The Long Way Home (Part V)

Yubanaswa Chakraborty: I stood near a window, high up, and imagined how the present Dalai Lama, Tenzin Gyatso, fled this very palace, hidden in a caravan, headed towards India. Somehow, I felt this event completed a cycle that started from Padma Sambhava crossing the Himalayas from down south.

(Part IV)

Beijing to Lhasa

Train to Tibet

In the mad rush of the Beijing West railway station, there is a noticeable distinct division of class evident, not ideal for a country that takes pride in being communist. On one end are the white coloured bullet trains taking neatly dressed businessmen to various other large cities. On the other end are the overcrowded rickety green (some of them are red and white) trains with stinky toilets leave Beijing towards the less fortunate parts of the country. We took the most special train of all. Special, and in so many ways controversial. The train Z21 to Lhasa.


This is a specially built train. It is much taller than usual ones, and it has in built oxygen supply vents, gas masks for emergency and other facilities for the high altitude. Yes, we were on the highest railway of the world. It was quite late in the night and we went off to sleep on our hard sleeper berths.


The next morning, we were in the middle of breath-taking vista of Xi An province of China. We passed the yellow river and miles and miles of moonscape. Rock-faces, sand dunes, alternating green paddy fields and barren stretches. This is the deserted part of China, sparsely populated, in a stark contrast with the North and the coastal areas. A few tiny villages popped up here and there. Some very old Buddhist temples started to appear. In the towns, there were mosques to be seen with their prominent domes. Signs were appearing that the Chinese govt has been taking a soft policy towards religions and working towards an open society!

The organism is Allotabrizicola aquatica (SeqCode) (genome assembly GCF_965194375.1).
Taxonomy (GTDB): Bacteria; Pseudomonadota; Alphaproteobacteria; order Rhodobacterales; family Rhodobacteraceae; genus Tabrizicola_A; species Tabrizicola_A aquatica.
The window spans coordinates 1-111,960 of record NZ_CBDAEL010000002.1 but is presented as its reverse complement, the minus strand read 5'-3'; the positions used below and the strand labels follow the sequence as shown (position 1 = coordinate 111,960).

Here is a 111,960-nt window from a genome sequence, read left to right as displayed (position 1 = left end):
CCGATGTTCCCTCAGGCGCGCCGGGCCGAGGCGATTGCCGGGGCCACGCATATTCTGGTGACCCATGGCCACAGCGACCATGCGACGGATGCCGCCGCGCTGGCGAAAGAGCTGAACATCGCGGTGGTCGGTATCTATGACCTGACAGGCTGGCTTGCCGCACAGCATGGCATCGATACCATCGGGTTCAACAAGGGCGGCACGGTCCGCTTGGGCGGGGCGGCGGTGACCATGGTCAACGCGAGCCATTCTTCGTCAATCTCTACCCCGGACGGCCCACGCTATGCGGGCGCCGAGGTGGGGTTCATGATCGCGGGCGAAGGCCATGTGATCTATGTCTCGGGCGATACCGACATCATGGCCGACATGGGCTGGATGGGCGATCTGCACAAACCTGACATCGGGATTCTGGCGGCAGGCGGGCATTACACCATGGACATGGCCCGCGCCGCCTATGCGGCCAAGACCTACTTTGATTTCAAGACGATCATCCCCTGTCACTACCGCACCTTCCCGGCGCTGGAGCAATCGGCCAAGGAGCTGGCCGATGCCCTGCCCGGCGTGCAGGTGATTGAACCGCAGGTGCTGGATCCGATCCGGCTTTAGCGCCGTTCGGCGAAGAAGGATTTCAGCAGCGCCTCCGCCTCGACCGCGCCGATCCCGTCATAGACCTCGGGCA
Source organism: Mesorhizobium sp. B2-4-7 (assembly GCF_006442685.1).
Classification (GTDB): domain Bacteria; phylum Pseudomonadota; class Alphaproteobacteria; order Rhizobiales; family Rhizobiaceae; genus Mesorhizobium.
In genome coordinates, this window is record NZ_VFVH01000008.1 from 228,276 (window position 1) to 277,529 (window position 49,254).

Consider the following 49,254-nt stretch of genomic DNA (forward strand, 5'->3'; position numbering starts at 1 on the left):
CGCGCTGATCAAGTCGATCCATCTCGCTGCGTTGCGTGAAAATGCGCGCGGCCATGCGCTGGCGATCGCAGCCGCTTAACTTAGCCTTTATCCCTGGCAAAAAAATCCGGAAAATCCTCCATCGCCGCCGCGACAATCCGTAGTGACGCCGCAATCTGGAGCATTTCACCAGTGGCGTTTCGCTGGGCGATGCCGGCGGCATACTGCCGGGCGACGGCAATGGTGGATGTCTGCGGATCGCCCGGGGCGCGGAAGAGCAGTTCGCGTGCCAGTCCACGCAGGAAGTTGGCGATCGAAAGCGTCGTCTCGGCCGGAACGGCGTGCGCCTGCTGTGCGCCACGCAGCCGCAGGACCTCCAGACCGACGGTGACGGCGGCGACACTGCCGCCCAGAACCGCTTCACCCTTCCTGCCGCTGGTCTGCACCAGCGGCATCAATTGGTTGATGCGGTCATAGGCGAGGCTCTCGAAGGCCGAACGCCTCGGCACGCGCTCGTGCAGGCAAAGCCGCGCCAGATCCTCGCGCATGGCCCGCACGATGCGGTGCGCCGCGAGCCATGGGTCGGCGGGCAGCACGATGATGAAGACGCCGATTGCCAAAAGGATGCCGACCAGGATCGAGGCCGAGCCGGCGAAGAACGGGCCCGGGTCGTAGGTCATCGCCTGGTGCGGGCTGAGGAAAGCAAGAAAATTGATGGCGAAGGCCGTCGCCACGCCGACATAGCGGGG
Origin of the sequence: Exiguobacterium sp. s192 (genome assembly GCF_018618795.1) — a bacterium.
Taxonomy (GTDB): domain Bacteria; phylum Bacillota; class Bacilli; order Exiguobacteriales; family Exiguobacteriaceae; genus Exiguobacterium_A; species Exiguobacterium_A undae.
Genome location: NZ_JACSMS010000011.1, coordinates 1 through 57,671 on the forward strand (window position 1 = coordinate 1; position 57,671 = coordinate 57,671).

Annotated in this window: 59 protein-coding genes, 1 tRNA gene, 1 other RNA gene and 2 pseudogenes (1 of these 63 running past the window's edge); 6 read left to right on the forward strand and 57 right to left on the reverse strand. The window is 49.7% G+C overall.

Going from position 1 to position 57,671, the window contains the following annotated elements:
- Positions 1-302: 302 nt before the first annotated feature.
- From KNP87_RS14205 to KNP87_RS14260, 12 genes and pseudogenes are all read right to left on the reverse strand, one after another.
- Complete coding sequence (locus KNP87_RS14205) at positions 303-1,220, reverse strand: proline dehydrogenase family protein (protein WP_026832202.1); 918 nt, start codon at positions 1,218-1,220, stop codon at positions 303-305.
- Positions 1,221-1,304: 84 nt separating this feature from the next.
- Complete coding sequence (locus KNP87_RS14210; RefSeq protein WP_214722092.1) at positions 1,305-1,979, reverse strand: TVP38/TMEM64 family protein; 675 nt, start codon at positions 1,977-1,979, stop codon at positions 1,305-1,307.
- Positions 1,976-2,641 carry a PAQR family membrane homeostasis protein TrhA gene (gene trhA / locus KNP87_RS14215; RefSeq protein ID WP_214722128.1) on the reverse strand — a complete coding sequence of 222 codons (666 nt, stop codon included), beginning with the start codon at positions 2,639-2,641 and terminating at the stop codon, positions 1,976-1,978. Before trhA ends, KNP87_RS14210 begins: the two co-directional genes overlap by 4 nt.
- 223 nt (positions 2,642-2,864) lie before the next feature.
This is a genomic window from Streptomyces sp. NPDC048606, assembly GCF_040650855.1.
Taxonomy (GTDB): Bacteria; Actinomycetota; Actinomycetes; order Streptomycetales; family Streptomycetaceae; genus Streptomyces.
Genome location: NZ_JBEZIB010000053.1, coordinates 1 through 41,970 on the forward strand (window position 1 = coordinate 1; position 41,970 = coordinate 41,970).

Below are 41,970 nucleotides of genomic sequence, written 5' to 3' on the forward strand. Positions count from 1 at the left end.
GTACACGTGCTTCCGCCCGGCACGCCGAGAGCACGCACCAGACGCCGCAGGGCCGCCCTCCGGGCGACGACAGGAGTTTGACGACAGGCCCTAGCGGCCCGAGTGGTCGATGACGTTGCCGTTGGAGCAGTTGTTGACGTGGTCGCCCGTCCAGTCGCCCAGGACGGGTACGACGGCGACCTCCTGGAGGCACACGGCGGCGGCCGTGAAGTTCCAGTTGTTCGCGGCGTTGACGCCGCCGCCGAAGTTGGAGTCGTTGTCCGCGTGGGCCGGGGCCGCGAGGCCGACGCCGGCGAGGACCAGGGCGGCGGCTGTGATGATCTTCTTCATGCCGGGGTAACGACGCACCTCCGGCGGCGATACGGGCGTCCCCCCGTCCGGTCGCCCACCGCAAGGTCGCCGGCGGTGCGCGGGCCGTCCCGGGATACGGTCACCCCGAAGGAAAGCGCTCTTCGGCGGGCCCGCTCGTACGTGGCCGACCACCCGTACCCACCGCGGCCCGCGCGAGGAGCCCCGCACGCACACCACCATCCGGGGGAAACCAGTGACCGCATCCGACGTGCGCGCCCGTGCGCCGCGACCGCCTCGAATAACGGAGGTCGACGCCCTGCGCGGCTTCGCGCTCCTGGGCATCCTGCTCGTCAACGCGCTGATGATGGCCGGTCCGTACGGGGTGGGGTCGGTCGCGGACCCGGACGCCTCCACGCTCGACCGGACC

This part of China is not all just barren stretch of land. As a surprise we passed two massive cities. Lanzhou and Xining. Both looked like space age cities, with Manhattan like skylines rising up from the mountains.

In the meantime, we became real good friends with our conductor. With no way to talk meaningfully to anyone in the train, sign language was predominant. Beena proved to be really good at it. By the time we reached Xining, we made scores of friends. Everyone seemed to be jostling outside our compartment. One of the funniest moments of the journey was when we had to fill up the immigration forms. It was written in Chinese. An hour of dumb charades from Beena managed to do the trick. It involved pointing to passports, visas, permits, train berths, showing numbers with fingers, and a lot more!

Xining City